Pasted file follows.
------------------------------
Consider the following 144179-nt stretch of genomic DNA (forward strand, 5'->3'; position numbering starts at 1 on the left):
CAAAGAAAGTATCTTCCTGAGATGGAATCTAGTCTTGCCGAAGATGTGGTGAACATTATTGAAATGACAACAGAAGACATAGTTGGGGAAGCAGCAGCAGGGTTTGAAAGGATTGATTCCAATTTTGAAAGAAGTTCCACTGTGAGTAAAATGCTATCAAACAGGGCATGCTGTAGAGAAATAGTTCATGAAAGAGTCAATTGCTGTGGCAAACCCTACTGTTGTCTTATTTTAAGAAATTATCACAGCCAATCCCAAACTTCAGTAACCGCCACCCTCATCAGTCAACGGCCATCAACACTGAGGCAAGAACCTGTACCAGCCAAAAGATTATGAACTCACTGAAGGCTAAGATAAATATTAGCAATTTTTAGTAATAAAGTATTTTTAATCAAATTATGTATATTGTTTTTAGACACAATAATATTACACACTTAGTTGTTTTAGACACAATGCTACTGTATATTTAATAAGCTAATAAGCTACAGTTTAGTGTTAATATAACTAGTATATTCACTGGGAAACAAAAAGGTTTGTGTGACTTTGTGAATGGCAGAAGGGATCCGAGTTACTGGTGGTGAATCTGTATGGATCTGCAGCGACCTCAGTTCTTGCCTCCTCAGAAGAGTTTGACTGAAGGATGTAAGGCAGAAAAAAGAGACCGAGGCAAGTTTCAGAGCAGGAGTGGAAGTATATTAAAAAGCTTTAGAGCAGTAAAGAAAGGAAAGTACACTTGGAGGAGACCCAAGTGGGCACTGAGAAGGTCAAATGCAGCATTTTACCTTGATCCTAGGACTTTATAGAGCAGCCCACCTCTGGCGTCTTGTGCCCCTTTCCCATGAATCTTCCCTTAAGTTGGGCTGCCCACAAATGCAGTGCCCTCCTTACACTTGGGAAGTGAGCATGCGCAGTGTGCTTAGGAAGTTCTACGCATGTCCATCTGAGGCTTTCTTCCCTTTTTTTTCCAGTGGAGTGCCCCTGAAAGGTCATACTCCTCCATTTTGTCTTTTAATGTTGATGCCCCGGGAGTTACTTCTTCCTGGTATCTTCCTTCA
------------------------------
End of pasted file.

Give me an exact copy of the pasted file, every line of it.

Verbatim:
Consider the following 144179-nt stretch of genomic DNA (forward strand, 5'->3'; position numbering starts at 1 on the left):
CAAAGAAAGTATCTTCCTGAGATGGAATCTAGTCTTGCCGAAGATGTGGTGAACATTATTGAAATGACAACAGAAGACATAGTTGGGGAAGCAGCAGCAGGGTTTGAAAGGATTGATTCCAATTTTGAAAGAAGTTCCACTGTGAGTAAAATGCTATCAAACAGGGCATGCTGTAGAGAAATAGTTCATGAAAGAGTCAATTGCTGTGGCAAACCCTACTGTTGTCTTATTTTAAGAAATTATCACAGCCAATCCCAAACTTCAGTAACCGCCACCCTCATCAGTCAACGGCCATCAACACTGAGGCAAGAACCTGTACCAGCCAAAAGATTATGAACTCACTGAAGGCTAAGATAAATATTAGCAATTTTTAGTAATAAAGTATTTTTAATCAAATTATGTATATTGTTTTTAGACACAATAATATTACACACTTAGTTGTTTTAGACACAATGCTACTGTATATTTAATAAGCTAATAAGCTACAGTTTAGTGTTAATATAACTAGTATATTCACTGGGAAACAAAAAGGTTTGTGTGACTTTGTGAATGGCAGAAGGGATCCGAGTTACTGGTGGTGAATCTGTATGGATCTGCAGCGACCTCAGTTCTTGCCTCCTCAGAAGAGTTTGACTGAAGGATGTAAGGCAGAAAAAAGAGACCGAGGCAAGTTTCAGAGCAGGAGTGGAAGTATATTAAAAAGCTTTAGAGCAGTAAAGAAAGGAAAGTACACTTGGAGGAGACCCAAGTGGGCACTGAGAAGGTCAAATGCAGCATTTTACCTTGATCCTAGGACTTTATAGAGCAGCCCACCTCTGGCGTCTTGTGCCCCTTTCCCATGAATCTTCCCTTAAGTTGGGCTGCCCACAAATGCAGTGCCCTCCTTACACTTGGGAAGTGAGCATGCGCAGTGTGCTTAGGAAGTTCTACGCATGTCCATCTGAGGCTTTCTTCCCTTTTTTTTCCAGTGGAGTGCCCCTGAAAGGTCATACTCCTCCATTTTGTCTTTTAATGTTGATGCCCCGGGAGTTACTTCTTCCTGGTATCTTCCTTCA